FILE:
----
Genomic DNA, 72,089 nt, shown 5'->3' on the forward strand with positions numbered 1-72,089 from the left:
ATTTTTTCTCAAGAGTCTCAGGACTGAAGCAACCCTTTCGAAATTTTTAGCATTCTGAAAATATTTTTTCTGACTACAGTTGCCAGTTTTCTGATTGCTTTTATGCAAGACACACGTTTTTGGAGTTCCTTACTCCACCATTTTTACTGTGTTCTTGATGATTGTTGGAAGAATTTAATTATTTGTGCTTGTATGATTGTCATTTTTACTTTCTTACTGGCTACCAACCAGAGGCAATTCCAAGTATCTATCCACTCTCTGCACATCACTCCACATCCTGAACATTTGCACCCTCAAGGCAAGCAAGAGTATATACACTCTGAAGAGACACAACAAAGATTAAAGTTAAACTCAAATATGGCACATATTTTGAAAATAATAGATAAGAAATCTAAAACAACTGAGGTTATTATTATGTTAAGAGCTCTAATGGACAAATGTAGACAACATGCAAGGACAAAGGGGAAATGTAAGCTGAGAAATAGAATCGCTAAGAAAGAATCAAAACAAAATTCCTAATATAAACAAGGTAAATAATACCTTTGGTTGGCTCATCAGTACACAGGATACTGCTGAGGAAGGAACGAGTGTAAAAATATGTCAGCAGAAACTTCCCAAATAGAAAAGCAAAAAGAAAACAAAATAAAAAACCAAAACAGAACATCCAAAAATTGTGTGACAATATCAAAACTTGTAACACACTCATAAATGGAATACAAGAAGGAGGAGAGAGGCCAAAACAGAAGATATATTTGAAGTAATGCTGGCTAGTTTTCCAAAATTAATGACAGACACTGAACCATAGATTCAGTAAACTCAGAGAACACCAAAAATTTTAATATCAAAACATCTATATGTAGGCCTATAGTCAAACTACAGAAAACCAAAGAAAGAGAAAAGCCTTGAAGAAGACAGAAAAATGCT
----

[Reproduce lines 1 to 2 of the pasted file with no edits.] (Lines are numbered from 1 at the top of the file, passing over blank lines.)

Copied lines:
Genomic DNA, 72,089 nt, shown 5'->3' on the forward strand with positions numbered 1-72,089 from the left:
ATTTTTTCTCAAGAGTCTCAGGACTGAAGCAACCCTTTCGAAATTTTTAGCATTCTGAAAATATTTTTTCTGACTACAGTTGCCAGTTTTCTGATTGCTTTTATGCAAGACACACGTTTTTGGAGTTCCTTACTCCACCATTTTTACTGTGTTCTTGATGATTGTTGGAAGAATTTAATTATTTGTGCTTGTATGATTGTCATTTTTACTTTCTTACTGGCTACCAACCAGAGGCAATTCCAAGTATCTATCCACTCTCTGCACATCACTCCACATCCTGAACATTTGCACCCTCAAGGCAAGCAAGAGTATATACACTCTGAAGAGACACAACAAAGATTAAAGTTAAACTCAAATATGGCACATATTTTGAAAATAATAGATAAGAAATCTAAAACAACTGAGGTTATTATTATGTTAAGAGCTCTAATGGACAAATGTAGACAACATGCAAGGACAAAGGGGAAATGTAAGCTGAGAAATAGAATCGCTAAGAAAGAATCAAAACAAAATTCCTAATATAAACAAGGTAAATAATACCTTTGGTTGGCTCATCAGTACACAGGATACTGCTGAGGAAGGAACGAGTGTAAAAATATGTCAGCAGAAACTTCCCAAATAGAAAAGCAAAAAGAAAACAAAATAAAAAACCAAAACAGAACATCCAAAAATTGTGTGACAATATCAAAACTTGTAACACACTCATAAATGGAATACAAGAAGGAGGAGAGAGGCCAAAACAGAAGATATATTTGAAGTAATGCTGGCTAGTTTTCCAAAATTAATGACAGACACTGAACCATAGATTCAGTAAACTCAGAGAACACCAAAAATTTTAATATCAAAACATCTATATGTAGGCCTATAGTCAAACTACAGAAAACCAAAGAAAGAGAAAAGCCTTGAAGAAGACAGAAAAATGCT